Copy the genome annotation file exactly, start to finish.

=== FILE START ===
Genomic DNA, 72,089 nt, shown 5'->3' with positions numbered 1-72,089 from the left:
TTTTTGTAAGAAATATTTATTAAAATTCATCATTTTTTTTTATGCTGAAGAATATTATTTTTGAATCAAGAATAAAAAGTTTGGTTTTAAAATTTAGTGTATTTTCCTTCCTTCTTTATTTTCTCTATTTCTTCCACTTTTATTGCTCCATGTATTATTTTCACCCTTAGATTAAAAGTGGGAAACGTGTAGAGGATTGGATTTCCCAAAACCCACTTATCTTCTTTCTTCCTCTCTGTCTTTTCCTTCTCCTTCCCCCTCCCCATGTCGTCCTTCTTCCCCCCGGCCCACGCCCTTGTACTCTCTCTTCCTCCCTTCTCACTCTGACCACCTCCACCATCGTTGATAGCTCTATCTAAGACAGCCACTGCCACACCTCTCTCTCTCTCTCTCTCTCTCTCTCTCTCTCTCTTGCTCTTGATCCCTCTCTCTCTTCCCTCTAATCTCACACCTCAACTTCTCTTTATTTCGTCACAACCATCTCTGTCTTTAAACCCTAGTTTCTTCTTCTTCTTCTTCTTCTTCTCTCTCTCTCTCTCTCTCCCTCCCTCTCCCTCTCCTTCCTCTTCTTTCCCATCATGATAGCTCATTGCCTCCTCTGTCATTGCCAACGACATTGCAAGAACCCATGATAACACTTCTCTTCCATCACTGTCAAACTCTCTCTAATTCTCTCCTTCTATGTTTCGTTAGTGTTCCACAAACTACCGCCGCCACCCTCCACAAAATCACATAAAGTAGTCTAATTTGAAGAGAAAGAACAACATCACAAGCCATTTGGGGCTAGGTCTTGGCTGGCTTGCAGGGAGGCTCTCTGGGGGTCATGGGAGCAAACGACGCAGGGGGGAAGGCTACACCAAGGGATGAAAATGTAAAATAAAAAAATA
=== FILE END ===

Genomic DNA, 72,089 nt, shown 5'->3' with positions numbered 1-72,089 from the left:
TTTTTGTAAGAAATATTTATTAAAATTCATCATTTTTTTTTATGCTGAAGAATATTATTTTTGAATCAAGAATAAAAAGTTTGGTTTTAAAATTTAGTGTATTTTCCTTCCTTCTTTATTTTCTCTATTTCTTCCACTTTTATTGCTCCATGTATTATTTTCACCCTTAGATTAAAAGTGGGAAACGTGTAGAGGATTGGATTTCCCAAAACCCACTTATCTTCTTTCTTCCTCTCTGTCTTTTCCTTCTCCTTCCCCCTCCCCATGTCGTCCTTCTTCCCCCCGGCCCACGCCCTTGTACTCTCTCTTCCTCCCTTCTCACTCTGACCACCTCCACCATCGTTGATAGCTCTATCTAAGACAGCCACTGCCACACCTCTCTCTCTCTCTCTCTCTCTCTCTCTCTCTCTCTTGCTCTTGATCCCTCTCTCTCTTCCCTCTAATCTCACACCTCAACTTCTCTTTATTTCGTCACAACCATCTCTGTCTTTAAACCCTAGTTTCTTCTTCTTCTTCTTCTTCTTCTCTCTCTCTCTCTCTCTCCCTCCCTCTCCCTCTCCTTCCTCTTCTTTCCCATCATGATAGCTCATTGCCTCCTCTGTCATTGCCAACGACATTGCAAGAACCCATGATAACACTTCTCTTCCATCACTGTCAAACTCTCTCTAATTCTCTCCTTCTATGTTTCGTTAGTGTTCCACAAACTACCGCCGCCACCCTCCACAAAATCACATAAAGTAGTCTAATTTGAAGAGAAAGAACAACATCACAAGCCATTTGGGGCTAGGTCTTGGCTGGCTTGCAGGGAGGCTCTCTGGGGGTCATGGGAGCAAACGACGCAGGGGGGAAGGCTACACCAAGGGATGAAAATGTAAAATAAAAAAATA